The $25,000 allowance includes not only deductions but also tax credits that are measured in deduction equivalents. The deduction equivalent (DE) of a passive activity credit is the amount of the deduction that would be required to equal the credit in terms of lowering tax liability. For instance, if a taxpayer is in the 28% bracket, a $1000 deduction will reduce his tax liability by $280. So if he has a passive activity credit of $280, then that would be the deduction equivalent of $1,000, since that would save the same amount of money in taxes. Generally, the deduction equivalent can be found by dividing the amount of the credit by the taxpayers tax bracket, so a $1000 tax credit would be equal to a deduction equivalent of $1000 ÷ .25 for a taxpayer in the 25% bracket, which would mean that the taxpayer would have to have a deductible amount of $4000 to equal the deduction equivalent of the $1000 tax credit. The deduction equivalent is figured on Form 8582-CR, Passive Activity Credit Limitations.

However, there is no active participation test for low income housing and rehabilitation credits. There is no MAGI phaseout for the credit for low income housing property placed in service after 1989. However, the MAGI is reduced by rental real estate losses that can be claimed by real estate professionals, including deductions for contributions to IRAs and pensions, and losses from a publicly traded partnership.

Deductions plus deduction equivalents that exceed the $25,000 allowance must be allocated pro rata, first offsetting passive losses, including suspended losses from prior years, and then applied to credits in the following order:

  1. all credits that are not rehabilitation or low income housing credits,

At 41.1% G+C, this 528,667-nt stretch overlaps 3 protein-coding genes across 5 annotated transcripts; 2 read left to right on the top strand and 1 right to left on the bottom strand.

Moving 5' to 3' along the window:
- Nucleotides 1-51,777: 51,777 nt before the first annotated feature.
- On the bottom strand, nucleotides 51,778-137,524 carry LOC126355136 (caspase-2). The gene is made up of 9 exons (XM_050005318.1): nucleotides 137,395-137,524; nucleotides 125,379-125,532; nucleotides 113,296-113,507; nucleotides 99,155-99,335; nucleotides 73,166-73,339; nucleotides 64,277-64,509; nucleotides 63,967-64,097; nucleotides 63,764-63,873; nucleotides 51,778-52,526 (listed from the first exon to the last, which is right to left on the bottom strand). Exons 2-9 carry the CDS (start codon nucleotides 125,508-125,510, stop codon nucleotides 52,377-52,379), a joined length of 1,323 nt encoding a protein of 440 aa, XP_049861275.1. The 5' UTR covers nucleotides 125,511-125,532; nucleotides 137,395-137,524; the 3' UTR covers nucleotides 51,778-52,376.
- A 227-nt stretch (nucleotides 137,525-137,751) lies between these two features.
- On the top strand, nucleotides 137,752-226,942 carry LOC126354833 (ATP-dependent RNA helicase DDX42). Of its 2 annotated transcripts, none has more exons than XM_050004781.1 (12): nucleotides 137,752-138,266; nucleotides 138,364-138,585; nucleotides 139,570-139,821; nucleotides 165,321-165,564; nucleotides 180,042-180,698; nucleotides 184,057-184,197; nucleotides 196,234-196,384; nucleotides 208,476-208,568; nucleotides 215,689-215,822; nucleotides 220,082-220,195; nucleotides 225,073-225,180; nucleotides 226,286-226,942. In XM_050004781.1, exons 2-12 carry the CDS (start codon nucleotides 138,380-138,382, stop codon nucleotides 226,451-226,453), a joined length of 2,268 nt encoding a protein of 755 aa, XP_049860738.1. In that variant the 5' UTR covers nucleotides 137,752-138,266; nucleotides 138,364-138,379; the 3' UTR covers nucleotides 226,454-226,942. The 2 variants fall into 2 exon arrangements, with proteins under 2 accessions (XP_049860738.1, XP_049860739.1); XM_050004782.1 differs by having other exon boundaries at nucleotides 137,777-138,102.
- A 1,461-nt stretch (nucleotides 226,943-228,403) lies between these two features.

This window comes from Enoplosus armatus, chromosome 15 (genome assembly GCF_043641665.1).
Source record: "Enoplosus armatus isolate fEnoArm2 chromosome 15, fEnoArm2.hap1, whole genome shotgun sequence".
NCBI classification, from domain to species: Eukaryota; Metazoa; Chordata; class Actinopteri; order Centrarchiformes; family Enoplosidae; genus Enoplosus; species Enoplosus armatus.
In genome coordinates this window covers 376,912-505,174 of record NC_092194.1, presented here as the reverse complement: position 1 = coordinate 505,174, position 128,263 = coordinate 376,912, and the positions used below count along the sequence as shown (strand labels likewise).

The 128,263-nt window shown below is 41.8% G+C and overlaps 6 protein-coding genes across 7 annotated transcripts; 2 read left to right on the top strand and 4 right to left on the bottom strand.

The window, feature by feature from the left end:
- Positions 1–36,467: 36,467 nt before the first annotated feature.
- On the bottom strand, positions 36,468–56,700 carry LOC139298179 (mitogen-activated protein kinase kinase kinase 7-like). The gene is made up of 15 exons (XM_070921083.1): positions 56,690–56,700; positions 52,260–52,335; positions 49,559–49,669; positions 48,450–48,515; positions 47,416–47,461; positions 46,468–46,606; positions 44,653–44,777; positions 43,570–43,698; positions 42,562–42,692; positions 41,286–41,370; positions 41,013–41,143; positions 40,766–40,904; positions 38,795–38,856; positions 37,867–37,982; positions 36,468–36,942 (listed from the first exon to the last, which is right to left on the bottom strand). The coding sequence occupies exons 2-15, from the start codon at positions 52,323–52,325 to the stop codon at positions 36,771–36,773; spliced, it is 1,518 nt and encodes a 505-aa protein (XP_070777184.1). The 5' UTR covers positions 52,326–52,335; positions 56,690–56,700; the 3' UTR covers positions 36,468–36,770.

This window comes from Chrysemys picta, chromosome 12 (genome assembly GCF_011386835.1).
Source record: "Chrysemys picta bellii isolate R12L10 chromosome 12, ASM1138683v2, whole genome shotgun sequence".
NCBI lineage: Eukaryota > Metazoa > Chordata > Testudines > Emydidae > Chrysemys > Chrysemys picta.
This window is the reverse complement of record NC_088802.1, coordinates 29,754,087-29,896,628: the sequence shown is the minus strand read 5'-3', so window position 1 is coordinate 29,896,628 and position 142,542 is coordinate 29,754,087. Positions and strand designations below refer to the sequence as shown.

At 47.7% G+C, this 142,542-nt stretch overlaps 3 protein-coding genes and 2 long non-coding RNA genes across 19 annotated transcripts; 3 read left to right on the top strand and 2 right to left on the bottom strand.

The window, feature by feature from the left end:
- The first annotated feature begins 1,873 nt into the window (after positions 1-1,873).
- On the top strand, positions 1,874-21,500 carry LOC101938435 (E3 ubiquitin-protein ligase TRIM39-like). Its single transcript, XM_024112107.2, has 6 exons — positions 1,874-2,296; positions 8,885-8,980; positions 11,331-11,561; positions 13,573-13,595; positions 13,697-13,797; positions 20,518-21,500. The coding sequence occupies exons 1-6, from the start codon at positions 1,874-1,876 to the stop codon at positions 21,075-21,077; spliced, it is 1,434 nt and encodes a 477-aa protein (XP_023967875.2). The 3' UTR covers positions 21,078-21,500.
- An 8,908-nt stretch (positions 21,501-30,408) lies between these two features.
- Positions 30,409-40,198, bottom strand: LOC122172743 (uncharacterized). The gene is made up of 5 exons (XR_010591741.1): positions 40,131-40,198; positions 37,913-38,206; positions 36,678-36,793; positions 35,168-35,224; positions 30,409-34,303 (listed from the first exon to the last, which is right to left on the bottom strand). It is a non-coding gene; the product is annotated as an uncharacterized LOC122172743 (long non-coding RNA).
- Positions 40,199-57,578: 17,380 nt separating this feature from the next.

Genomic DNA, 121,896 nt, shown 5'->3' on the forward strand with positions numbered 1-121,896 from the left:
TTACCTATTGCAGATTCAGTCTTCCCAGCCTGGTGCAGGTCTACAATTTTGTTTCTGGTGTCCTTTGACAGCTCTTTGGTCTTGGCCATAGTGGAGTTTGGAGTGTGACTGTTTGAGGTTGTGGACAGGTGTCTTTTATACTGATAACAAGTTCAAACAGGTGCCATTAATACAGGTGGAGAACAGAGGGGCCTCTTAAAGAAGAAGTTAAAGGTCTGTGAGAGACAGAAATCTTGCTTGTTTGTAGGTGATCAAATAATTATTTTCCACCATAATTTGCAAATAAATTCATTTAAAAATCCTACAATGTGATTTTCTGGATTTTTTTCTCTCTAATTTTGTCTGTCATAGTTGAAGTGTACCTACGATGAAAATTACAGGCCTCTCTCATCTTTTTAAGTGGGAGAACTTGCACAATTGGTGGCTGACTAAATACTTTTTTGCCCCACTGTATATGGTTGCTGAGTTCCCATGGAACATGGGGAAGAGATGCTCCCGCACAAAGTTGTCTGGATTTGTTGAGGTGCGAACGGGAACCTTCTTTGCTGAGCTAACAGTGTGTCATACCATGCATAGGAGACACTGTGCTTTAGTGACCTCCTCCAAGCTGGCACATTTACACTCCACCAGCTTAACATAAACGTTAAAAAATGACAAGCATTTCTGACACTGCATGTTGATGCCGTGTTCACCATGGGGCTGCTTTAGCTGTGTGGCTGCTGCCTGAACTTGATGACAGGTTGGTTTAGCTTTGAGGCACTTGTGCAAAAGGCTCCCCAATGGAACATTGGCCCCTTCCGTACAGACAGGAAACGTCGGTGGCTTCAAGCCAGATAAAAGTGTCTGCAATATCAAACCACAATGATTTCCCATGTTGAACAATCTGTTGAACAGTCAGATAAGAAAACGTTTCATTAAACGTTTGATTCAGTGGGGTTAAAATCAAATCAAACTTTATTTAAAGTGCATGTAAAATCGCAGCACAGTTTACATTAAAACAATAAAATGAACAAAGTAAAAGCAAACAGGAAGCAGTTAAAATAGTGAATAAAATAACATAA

2. rehabilitation and low income credits for housing placed in service before 1990,
  3. low income housing credits for housing placed in service after 1989.

If there is a remaining loss that would otherwise be allowed by the $25,000 allowance but that cannot be taken because the taxpayer's income is less than the remaining loss, then the remaining loss can be carried backward or forward as a net operating loss.

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Example — Apportioning Losses and Deductible Equivalents of Tax Credits Among Multiple Rental Activities

Suppose you, in the 28% tax bracket, have the following real estate rental activities with the following losses or credits (calculations are rounded to the nearest dollar):

Since total losses + DE > $25,000, $25,000 of the loss can be subtracted from active or portfolio income, but the remaining losses must first be allocated to the 2 losing activities to determine the suspended losses that can be carried forward for each activity:

Therefore, the following losses and deductible equivalents are carried forward:

So if each activity earned $10,000 in the next tax year, then the profits for each activity for that year is as follows:

Because this is a new tax year and $7,857 < $25,000 , the $7,857 loss from Activity A can be used to offset active or portfolio income.